Now what to do with them? Update them!
I leave you an idea: recycle.
- Create a video of each item and add it
- Create a podcast
- Create an infographic
- Do a webinar about it
- Convert it to downloadable ebook
3. Use relevance as a thermometer for your content
Even if you make the best article in the world, it will lose relevance over time, and will be considered “old” at some point. No matter what brand you are, everyone goes through that drink.
It also applies to “evergreen” content.
This means that you must update the information in those articles to make them relevant again.
I am not talking about popularity, but relevance.
To know if your content is relevant you must ask three questions:
- Does it arouse the interest of my readers?
- Is it timely?
- Does it help your business objective?
If the answer to all three questions is yes, then it is content that needs to be updated.
Before you get to work, there is something else you should do: go to Google Trends and see if people are still searching for the article you are thinking of updating. There you can see search trends on Google.
If you see a lot of waves in the searches, then you should wait a bit, because that content is not relevant and will not bring you visits. If the volume is constant and medium-high then you should update it.
And since your content is more relevant, it will be seen and shared more.
Concentrating on renewing relevant content can improve the life cycle of your content and drive visits and even capture leads from your blog.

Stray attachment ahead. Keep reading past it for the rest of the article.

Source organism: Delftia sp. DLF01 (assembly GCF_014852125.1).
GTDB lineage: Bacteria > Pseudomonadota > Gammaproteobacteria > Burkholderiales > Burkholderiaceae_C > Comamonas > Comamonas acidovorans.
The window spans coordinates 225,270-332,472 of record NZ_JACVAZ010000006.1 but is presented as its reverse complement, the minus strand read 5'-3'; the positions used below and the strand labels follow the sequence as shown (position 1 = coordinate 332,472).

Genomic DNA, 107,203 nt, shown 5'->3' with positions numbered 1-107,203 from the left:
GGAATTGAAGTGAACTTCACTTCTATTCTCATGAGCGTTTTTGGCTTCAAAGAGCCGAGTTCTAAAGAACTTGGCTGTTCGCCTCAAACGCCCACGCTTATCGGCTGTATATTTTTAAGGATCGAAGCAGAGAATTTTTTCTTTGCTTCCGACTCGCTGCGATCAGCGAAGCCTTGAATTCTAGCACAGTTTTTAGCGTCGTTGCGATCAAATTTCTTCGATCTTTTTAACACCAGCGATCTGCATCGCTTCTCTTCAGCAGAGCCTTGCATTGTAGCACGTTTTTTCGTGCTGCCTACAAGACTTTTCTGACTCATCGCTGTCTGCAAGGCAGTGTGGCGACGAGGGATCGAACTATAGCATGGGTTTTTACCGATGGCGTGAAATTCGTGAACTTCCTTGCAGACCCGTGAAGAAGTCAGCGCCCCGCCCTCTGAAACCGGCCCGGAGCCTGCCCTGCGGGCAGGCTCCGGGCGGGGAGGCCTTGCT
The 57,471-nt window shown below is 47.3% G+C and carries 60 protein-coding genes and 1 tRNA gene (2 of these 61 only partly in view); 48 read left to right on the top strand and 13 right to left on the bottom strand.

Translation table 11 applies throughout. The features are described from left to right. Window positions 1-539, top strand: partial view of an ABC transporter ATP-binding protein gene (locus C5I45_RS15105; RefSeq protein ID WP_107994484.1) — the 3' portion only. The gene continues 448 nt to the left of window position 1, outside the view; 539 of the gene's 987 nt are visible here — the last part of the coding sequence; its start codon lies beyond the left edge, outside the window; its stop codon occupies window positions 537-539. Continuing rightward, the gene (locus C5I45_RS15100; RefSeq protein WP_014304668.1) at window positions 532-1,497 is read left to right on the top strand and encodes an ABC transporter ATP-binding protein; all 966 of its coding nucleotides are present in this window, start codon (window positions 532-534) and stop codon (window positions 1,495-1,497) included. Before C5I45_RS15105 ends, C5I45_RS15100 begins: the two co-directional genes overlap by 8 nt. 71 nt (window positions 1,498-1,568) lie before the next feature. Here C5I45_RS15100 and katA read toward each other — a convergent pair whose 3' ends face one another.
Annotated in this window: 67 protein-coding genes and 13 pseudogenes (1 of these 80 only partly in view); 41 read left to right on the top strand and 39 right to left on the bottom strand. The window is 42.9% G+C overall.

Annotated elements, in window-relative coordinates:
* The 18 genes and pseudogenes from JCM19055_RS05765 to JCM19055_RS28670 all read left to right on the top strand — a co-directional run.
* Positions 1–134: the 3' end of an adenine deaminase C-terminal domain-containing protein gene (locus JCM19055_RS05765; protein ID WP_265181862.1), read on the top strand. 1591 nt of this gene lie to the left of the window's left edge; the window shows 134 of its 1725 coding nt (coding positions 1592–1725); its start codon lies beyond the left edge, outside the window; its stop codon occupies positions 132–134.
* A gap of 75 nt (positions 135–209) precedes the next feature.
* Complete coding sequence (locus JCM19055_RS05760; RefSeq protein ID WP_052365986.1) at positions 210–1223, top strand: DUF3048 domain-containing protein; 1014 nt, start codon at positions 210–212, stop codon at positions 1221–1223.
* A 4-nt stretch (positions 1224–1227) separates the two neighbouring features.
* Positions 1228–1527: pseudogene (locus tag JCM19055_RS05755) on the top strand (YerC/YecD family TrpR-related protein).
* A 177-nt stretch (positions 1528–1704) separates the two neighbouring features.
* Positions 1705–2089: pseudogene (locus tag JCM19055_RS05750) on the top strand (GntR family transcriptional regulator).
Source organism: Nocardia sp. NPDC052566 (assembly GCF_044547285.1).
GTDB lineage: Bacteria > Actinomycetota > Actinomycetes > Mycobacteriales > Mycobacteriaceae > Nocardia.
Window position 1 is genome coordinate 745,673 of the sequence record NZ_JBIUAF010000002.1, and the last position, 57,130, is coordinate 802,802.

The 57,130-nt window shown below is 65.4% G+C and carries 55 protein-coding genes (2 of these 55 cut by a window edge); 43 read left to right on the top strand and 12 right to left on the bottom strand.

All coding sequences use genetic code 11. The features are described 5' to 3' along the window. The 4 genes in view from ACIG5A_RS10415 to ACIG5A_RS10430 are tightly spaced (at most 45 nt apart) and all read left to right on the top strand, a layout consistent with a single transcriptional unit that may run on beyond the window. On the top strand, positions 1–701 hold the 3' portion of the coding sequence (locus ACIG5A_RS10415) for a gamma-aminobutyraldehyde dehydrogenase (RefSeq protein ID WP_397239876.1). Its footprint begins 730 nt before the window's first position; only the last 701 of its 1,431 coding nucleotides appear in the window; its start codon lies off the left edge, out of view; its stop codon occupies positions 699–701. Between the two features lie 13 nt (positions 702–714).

But there are more ways to know if a content is relevant or not:
- Check how much has been shared in the last weeks or months
- How many leads have you got with said content
- A heat map
Regarding the latter, the heat map, I clarify: we are not looking for popular content, but relevant. For example: If you have an article with relatively little traffic, but the heatmap shows that it has or had a high click-through rate, then that content is relevant, even if it’s not popular, and you need to update it, because it’s a signal. huge that you should do it.
You can also create A / B tests for the design of said content, add interactive elements, graphics, and enrich the content … a thousand things you can do about it.
Conclusion: you can’t ignore your old content
You may not like it (I don’t like it), but you can’t ignore your old content.
If you want to create evergreen content for your brand, you (we) must make an effort to really create it, because they are not only achieved with guides and tutorials.
Creating evergreen content involves maintaining content: detecting content worth improving, and taking steps to keep it current over time.
Go back to your old content, and discover how to improve it: from optimizing the images, to updating the screenshots, or even rewriting or adding a few paragraphs, or improving SEO: in the long run you will see the fruits.
You will be surprised to see what content will come out as a result of your relevance analysis, believe me.
With the time and work in creating and maintaining your evergreen content, you will turn your blog into a library of relevant content and boost your brand in every way.